Battling the Siege-Maor VaShemesh
“When you lay siege to a city for a long time, fighting against it to capture it, do not destroy its trees by putting an ax to them, because you can eat their fruit. Do not cut them down. Are the trees people, that you should besiege them? However, you may cut down trees that you know are not fruit trees and use them to build siege works until the city at war with you falls (Deuteronomy 20:19-20).”
The Talmud has already explained: ‘It you shall destroy and cut down.’ How is this to be explained? If the scholar is a worthy person learn [eat] from him and do not shun[cut] him, but if he is not, destroy him and cut him down (Ta’anit 7a). I would like to expand on this idea:
“When you lay siege to a city for a long time,” can be understood based on our Sages, who explained: Rabbi Ammi bar Abba also said: What is the meaning of, “There was once a small city with only a few people in it. And a powerful king came against it, surrounded it and built huge siege works against it. Now there lived in that city a man poor but wise, and he saved the city by his wisdom. But nobody remembered that poor man. So I said, “Wisdom is better than strength.” But the poor man’s wisdom is despised, and his words are no longer heeded. The quiet words of the wise are more to be heeded than the shouts of a ruler of fools. Wisdom is better than weapons of war, but one sinner destroys much good (Ecclesiates 9:14-18).”
‘A little city’ refers to the body; and ‘a few men within’ to the limbs; ‘and there came a great king against it and besieged [it]’ to the Evil Urge; ‘and built great bulwarks against it’, to sin; ‘Now there was found in it a poor wise man,’ to the Good Urge; ‘and he by his wisdom delivered the city,’ to repentance and good deeds; ‘yet no man remembered that same poor man,’ for when the Evil Urge gains dominion, none remember the Good Urge (Nedarim 32b).
Just as, “There was once a small city with only a few people in it. And a powerful king came against it, surrounded it and built huge siege works against it,” so too, our verse, “When you lay siege to a city for a long time,” refers to the struggle between the Good and Evil Inclinations; when you lay siege to your body, your physical desires to subdue them with your wisdom and awareness, through fasting and limiting your physical pleasures, “Do not destroy its trees by putting an ax to them,” trees, as in when Moshe instructed the spies, “Are there trees in it or not (Numbers 13:20),” which Rashi explains, refers to righteous people.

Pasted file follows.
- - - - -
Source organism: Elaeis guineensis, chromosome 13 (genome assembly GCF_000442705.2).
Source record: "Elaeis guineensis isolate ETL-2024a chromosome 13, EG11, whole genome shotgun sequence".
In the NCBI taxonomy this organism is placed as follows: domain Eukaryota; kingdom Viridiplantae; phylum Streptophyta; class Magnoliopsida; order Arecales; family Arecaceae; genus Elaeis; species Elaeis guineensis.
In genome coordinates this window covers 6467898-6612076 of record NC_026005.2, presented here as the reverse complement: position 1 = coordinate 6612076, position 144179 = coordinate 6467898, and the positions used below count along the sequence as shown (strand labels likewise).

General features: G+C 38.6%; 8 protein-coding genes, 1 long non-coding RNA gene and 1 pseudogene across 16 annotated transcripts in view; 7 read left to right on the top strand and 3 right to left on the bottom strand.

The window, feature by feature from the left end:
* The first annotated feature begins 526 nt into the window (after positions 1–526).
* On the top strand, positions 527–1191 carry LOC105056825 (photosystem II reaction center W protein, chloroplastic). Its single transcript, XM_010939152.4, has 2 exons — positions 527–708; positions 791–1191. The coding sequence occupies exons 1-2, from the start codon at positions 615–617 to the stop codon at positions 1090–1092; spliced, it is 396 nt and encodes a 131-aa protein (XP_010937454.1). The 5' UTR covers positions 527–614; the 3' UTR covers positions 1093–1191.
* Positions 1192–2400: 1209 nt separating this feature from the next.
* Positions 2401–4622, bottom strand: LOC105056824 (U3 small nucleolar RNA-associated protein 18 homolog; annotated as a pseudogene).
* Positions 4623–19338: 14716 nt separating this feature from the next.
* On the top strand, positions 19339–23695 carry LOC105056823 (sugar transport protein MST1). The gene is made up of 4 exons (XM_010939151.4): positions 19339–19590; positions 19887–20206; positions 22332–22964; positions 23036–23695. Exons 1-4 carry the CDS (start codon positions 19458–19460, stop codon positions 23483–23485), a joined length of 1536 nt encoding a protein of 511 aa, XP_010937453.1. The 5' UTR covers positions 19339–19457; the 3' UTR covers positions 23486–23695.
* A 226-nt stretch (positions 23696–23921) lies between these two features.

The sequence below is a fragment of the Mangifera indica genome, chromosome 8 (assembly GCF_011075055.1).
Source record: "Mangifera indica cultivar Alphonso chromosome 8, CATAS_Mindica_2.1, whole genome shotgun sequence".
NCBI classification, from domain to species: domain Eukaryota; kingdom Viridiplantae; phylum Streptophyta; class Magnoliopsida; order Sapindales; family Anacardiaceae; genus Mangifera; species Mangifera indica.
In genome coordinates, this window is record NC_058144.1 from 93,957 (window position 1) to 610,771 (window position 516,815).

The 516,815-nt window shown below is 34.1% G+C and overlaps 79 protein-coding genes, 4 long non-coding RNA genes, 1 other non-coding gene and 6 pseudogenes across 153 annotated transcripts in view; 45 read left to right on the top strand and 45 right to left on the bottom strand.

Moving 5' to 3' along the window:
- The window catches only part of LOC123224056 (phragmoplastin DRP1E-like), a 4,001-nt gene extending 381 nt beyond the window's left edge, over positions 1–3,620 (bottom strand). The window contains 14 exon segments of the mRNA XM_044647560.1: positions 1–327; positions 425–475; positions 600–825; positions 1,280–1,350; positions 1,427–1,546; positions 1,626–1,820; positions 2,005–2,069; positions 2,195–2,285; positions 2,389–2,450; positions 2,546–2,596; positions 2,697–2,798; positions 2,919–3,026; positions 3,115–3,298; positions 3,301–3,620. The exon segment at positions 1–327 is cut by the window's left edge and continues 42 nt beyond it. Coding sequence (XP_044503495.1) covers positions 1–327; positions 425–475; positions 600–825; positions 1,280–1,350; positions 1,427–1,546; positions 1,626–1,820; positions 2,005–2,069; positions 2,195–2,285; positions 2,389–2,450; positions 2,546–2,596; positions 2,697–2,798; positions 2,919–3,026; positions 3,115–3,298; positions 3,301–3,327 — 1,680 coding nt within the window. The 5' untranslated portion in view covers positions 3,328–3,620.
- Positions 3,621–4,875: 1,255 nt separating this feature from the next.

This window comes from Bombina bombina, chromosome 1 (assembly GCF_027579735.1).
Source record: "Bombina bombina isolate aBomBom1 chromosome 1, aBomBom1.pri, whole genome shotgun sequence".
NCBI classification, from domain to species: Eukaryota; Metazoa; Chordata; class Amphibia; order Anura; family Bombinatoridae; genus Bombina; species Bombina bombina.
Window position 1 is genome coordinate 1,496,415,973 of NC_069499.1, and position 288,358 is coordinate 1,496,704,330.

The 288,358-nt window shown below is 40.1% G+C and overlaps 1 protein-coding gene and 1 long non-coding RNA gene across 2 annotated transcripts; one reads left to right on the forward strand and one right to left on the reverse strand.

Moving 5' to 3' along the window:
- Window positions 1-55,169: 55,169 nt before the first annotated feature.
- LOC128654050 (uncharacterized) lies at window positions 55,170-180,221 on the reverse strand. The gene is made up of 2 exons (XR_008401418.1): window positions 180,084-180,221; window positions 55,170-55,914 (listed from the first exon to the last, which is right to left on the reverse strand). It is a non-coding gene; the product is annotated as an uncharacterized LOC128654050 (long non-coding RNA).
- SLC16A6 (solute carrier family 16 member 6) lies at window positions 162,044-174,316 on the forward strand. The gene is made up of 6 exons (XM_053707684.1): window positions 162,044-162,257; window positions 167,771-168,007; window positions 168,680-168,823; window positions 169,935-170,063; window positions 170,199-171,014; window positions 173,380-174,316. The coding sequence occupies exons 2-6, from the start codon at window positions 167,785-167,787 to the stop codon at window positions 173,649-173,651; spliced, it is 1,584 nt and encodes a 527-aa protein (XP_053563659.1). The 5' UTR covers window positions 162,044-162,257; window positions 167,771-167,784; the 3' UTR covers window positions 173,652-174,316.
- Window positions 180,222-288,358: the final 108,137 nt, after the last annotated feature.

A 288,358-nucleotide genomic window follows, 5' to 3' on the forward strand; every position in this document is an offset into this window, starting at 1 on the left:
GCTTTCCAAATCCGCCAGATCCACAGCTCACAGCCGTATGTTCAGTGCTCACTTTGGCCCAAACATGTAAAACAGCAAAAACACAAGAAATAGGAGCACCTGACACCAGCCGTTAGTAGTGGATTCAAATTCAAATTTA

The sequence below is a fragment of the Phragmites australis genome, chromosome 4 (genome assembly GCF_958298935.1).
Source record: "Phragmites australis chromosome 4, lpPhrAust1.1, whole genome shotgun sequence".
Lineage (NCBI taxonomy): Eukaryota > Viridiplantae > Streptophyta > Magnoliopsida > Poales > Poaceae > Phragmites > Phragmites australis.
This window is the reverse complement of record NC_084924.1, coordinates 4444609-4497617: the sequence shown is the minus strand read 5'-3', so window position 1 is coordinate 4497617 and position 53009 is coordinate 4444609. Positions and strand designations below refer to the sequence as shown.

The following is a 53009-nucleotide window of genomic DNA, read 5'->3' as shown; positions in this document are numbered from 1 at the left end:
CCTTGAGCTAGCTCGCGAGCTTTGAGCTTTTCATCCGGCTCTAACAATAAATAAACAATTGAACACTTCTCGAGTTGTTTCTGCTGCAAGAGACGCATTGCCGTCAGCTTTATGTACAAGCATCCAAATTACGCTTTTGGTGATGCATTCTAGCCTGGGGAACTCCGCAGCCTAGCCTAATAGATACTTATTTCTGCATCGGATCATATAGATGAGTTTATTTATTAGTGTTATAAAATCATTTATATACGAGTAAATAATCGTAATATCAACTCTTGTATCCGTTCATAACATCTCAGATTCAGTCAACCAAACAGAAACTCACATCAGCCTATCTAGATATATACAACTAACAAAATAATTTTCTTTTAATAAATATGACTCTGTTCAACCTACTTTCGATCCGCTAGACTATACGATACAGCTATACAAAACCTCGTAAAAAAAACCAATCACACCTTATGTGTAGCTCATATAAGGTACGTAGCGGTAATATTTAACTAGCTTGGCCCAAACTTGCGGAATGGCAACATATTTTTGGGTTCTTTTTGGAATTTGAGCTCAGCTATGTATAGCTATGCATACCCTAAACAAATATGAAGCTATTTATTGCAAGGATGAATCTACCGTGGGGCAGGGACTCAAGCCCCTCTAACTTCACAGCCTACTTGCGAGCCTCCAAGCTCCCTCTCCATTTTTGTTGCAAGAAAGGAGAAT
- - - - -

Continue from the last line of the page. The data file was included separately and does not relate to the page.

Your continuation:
This verse, “Do not destroy its trees,” teaches us that we should not cut the righteous off from our lives because, “you can eat their fruit,” and learn from them how to properly serve God, since their wisdom is compared to food, as in, “Come, eat my food and drink the wine I have mixed (Proverbs 9:5),” referring to wisdom. The righteous man brings sustenance to the world (Zohar I 82b), so, “Do not cut them down,” and cut them off from your life. “However, you may cut down trees that you know are not fruit trees,” teachers who do not bring life. (Maor Vashemesh: Shofetim)
The Maor Vashemesh is reminding us that there are more sieges than those around a city; there is the siege of the Evil Inclination surrounding our Spiritual development, and there is the siege we can place with our Good Inclination around desires that distract us from our relationship with God.
He urges us to take full advantage of the Trees of Life, teachers and righteous men who can connect us to God.
Prepare for the Tenth of Tevet by connecting with teachers and righteous people who can connect you with God, and His service.